The fluid nature of water grabbing: the on-going contestation of water distribution between peasants and agribusinesses in Nduruma, Tanzania
de Bont, Chris
Veldwisch, Gert Jan
Komakech, Hans C.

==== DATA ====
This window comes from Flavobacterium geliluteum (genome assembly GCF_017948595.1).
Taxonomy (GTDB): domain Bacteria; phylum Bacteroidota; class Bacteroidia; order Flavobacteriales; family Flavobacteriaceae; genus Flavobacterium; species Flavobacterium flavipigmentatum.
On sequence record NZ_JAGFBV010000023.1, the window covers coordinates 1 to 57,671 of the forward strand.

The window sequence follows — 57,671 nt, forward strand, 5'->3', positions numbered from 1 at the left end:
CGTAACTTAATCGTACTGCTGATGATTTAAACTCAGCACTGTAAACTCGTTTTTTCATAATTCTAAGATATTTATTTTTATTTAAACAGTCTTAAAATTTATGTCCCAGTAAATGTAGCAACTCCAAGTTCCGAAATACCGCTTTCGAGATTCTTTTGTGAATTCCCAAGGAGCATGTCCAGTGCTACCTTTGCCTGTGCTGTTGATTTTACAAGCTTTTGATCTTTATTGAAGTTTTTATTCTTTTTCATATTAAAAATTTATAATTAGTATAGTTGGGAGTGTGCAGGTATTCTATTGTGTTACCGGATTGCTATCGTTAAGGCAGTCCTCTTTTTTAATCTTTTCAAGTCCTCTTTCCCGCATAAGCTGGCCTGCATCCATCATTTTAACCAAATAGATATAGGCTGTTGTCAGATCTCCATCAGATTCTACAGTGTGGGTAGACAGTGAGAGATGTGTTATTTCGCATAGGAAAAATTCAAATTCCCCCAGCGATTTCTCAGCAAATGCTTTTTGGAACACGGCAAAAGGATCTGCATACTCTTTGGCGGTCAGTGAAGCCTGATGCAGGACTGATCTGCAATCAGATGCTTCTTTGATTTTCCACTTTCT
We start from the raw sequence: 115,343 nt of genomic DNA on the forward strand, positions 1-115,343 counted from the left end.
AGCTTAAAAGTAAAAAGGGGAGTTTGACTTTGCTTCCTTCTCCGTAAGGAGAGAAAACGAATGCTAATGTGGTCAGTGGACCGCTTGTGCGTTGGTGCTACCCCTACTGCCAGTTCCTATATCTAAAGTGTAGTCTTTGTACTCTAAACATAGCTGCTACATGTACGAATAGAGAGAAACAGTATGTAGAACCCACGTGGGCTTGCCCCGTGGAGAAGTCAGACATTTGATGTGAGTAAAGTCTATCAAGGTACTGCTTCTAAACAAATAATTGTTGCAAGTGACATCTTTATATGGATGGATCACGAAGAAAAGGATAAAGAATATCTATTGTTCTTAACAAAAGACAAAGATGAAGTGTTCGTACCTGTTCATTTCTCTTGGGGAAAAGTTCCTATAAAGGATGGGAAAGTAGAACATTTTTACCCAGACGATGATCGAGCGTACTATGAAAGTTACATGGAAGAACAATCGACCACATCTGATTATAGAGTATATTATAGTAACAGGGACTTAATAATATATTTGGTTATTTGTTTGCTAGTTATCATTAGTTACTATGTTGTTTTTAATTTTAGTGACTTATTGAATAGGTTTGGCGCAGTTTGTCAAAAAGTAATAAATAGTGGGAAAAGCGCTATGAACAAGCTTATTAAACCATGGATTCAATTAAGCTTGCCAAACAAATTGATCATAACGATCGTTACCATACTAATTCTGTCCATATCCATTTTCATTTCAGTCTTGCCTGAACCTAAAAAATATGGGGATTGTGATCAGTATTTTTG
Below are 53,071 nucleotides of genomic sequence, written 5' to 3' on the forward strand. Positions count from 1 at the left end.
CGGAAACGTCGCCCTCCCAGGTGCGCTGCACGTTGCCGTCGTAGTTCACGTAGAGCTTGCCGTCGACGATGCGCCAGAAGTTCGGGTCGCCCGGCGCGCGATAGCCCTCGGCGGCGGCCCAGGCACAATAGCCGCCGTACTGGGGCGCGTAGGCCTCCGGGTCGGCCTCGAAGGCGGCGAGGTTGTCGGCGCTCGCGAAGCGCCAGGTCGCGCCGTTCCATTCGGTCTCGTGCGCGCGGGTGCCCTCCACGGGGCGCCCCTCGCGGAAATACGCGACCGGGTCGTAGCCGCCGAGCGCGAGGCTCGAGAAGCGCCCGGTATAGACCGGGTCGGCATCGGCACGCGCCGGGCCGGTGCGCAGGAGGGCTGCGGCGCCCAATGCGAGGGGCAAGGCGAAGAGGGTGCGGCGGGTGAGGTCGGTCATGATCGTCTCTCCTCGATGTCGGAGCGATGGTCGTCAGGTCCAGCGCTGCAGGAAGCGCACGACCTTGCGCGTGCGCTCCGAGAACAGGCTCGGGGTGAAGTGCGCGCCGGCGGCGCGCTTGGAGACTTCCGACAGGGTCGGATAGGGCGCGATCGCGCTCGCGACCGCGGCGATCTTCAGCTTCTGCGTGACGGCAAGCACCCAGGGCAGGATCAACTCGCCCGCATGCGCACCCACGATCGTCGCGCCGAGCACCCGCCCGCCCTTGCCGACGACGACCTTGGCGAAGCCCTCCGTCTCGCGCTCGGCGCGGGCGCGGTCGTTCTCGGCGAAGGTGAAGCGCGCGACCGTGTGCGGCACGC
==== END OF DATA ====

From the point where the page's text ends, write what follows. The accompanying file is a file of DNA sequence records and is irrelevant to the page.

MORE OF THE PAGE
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This article contributes to the contemporary debate on land and water grabbing through a detailed, qualitative case study of horticultural agribusinesses which have settled in Tanzania, disrupting patterns of land and water use. In this paper we analyse how capitalist settler farms and their upstream and downstream peasant neighbours along the Nduruma river, Tanzania, expand and defend their water use. The paper is based on 3 months of qualitative field work in Tanzania. We use the echelons of rights analysis framework combined with the concept of institutional bricolage to show how this contestation takes place over the full spectrum of actual abstractions, governance and discourses. We emphasise the role different (inter)national development narratives play in shaping day-to-day contestations over water shares and rule-making. Ultimately, we emphasise that water grabbing is not a one-time event, but rather an on-going struggle over different water resources. In addition, we show how a perceived beneficial development of agribusinesses switching to groundwater allows them to avoid peasant-controlled institutions, avoiding further negotiation between the different actors and improving their image among neighbouring communities. This development illustrates how complex and obscured processes of water re-allocation can be without becoming illegal per se.